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Cleft palate is a treatable
birth defect. It happens when the roof of the baby's mouth (palate) doesn't
develop normally during pregnancy, leaving an opening (cleft) in the palate
that may go through to the nasal cavity. A cleft can form on any part of the
palate, including the front part of the roof of the mouth (hard palate) or the
small flap of tissue that hangs down from the soft palate (uvula). It may appear by itself or along with other
birth defects of the face and skull, such as a
Cleft palate and cleft lip
are the most common birth defects of the head and neck. Until a cleft palate is treated with surgery, it can cause
problems with feeding, speech, and hearing.
Doctors aren't sure what
causes it. But your baby may be more likely to have a cleft palate if you:
It's important to take good care of yourself before and
during your pregnancy so that your baby will be as healthy as possible.
If someone in your family was born with a cleft palate, you may want to think about
genetic counseling. It can help you understand your
chances of having a child with a cleft palate.
Some forms of cleft palate
are easy to see when the child is born. But even if the cleft palate doesn't affect
how the baby's face looks, it can usually be seen inside the mouth.
The location of the cleft matters more than how it looks. A small cleft
in the soft palate may cause more problems—because of its effect on speech—than
a large cleft that is easy to see.
A baby with a cleft palate often
has feeding problems, because he or she isn't able to suck and swallow normally.
But this doesn't always last, especially with treatment.
A doctor can
diagnose a cleft palate by doing a physical exam of the baby's mouth shortly
Fetal ultrasound can sometimes find cleft palate as
early as 14 to 16 weeks into pregnancy, especially if the cleft palate is
severe and occurs along with a cleft lip. But ultrasound doesn't always find
the problem, so doctors can't always rely on it to diagnose a cleft palate.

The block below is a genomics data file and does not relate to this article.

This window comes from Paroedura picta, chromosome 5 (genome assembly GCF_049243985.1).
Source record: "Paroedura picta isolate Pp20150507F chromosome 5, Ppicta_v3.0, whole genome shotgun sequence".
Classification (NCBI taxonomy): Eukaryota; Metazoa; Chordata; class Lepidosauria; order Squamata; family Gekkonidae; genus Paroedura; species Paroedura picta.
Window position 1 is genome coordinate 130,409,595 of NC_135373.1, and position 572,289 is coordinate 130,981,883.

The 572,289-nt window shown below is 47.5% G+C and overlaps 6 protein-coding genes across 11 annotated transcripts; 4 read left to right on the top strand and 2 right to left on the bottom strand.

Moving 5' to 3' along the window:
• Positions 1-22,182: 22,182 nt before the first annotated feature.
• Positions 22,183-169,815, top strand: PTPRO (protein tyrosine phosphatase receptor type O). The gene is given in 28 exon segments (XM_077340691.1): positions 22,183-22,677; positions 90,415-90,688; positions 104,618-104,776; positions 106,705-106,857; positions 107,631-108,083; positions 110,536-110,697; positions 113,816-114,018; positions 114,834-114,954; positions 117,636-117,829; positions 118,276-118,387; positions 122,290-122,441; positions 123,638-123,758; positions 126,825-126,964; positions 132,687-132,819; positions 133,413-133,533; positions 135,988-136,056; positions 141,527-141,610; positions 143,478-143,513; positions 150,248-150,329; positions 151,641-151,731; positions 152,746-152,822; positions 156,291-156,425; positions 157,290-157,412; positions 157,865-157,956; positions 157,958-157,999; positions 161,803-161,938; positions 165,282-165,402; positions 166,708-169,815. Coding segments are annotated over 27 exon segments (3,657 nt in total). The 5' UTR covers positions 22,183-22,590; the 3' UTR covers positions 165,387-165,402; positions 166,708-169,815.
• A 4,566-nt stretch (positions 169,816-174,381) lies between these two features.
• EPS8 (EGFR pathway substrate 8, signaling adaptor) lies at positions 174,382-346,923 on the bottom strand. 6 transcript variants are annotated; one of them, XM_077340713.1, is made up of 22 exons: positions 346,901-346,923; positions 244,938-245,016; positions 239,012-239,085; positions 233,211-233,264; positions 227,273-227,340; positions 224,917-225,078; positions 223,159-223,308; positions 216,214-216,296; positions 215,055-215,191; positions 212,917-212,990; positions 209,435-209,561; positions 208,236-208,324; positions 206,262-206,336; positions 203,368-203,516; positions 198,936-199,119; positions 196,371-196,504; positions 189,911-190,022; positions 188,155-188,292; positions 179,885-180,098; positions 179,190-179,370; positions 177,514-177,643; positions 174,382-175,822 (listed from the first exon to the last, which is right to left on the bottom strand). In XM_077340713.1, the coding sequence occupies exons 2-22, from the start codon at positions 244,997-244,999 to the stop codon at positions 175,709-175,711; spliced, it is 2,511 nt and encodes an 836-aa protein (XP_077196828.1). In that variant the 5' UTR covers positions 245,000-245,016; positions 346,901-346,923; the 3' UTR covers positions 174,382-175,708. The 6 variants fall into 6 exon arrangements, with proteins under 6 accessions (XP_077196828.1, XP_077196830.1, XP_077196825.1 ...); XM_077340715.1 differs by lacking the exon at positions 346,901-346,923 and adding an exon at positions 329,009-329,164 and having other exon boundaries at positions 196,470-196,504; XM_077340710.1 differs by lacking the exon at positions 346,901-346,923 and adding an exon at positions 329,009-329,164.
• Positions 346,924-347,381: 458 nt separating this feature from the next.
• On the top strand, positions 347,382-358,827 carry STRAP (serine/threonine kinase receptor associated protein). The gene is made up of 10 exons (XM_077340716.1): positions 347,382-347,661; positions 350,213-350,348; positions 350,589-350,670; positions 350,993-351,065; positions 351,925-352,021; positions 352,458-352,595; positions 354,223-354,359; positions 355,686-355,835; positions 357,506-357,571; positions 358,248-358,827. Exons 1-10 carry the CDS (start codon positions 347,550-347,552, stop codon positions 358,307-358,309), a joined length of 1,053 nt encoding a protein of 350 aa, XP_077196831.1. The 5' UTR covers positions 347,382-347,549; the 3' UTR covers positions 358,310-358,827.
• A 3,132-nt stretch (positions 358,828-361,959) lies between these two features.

Treatment involves a team of
health care providers. The type of treatment depends on how severe the problem
Surgery is the most common treatment for a cleft palate. For the
most part, it's done before a child is 12 months old.1 Before surgery, your baby may need treatment for breathing or feeding problems. He or she may also wear a mouth support (such as a dental splint) or a soft dental molding
insert along with medical adhesive tape.
your child grows, he or she will probably need more than one operation. But the
problem is normally fixed by the time a child is a teen. Although
surgery often leaves scars, the palate usually heals well and leaves few signs
of the cleft. A child's facial bones most often grow normally, and the child
speaks more clearly.
Some children who have a cleft palate need more
treatment for other problems, such as speech, hearing, or teeth problems; sinus
and ear infections; and problems from surgery.
If your baby is born with a cleft palate, get help with feeding. A nurse
can guide you on feeding techniques. Watch for infections and hearing or
teeth problems too.
As your child grows, pay special
attention to dental care, hearing, and speech. You can also support your child's self-esteem. Explain how a cleft palate forms and how having one has been a part of making your child strong.
Caring for a child
who has a cleft palate can take a lot of time and patience. Seek support from
friends and family. You can join a support group to meet others who are going
through similar challenges.
Learning about cleft palate:
Heike CL, Cunningham ML (2011). Craniofacial disorders. In CD Rudolph et al., eds., Rudolph’s Pediatrics, 22nd ed., pp. 705–713. New York: McGraw-Hill.
Other Works Consulted
American College of Obstetricians and Gynecologists
(2003, reaffirmed 2011). Neural tube defects. ACOG Practice Bulletin No. 44. Obstetrics and Gynecology, 102(1): 203–210.
Bessell A, et al. (2011). Feeding interventions for growth and development in infants with cleft lip. Cochrane Database of Systematic Reviews (2).
Edwards SP, et al. (2007). Cleft lip and palate. In DM
Laskin, AO Abubaker, eds., Oral and Maxillofacial Surgery, pp. 135–151. Chicago: Quintessence Publishing.
Hoffman WY (2012). Cleft lip and palate. In AK Lalwani, ed., Current Diagnosis and Treatment in Otolaryngology—Head and Neck Surgery, 3rd ed., pp. 345–361. New York: McGraw-Hill.
Klein U (2012). Oral medicine and dentistry. In WW Hay Jr et al., eds., Current Diagnosis and Treatment: Pediatrics, 21st ed., pp. 465–476. New York: McGraw-Hill.
Mossey PA, et al. (2009). Cleft lip and palate. Lancet, 374(9703): 1773–1785.
Porter RS, et al., eds. (2011). Congenital craniofacial and musculoskeletal abnormalities. In Merck Manual of Diagnosis and Therapy, 19th ed., pp. 2969–2975. Whitehouse Station, NJ: Merck Sharp and Dohme Corp.
Rowe LD (2009). Congenital disorders of the oral cavity and lip section of Congenital anomalies of the head and neck. In JB Snow Jr, PA Wackym, eds., Ballenger's Otorhinolaryngology Head and Neck Surgery, 17th ed., pp. 835–838. Hamilton, ON: BC Decker.
Shi M, et al. (2007). Orofacial cleft risk is increased with maternal smoking and specific detoxification-gene variants. American Journal of Human Genetics, 80(1): 76–90.
Current as of:
October 16, 2013
John Pope, MD - Pediatrics & Adam David Schaffner, MD, FACS - Plastic Surgery, Otolaryngology
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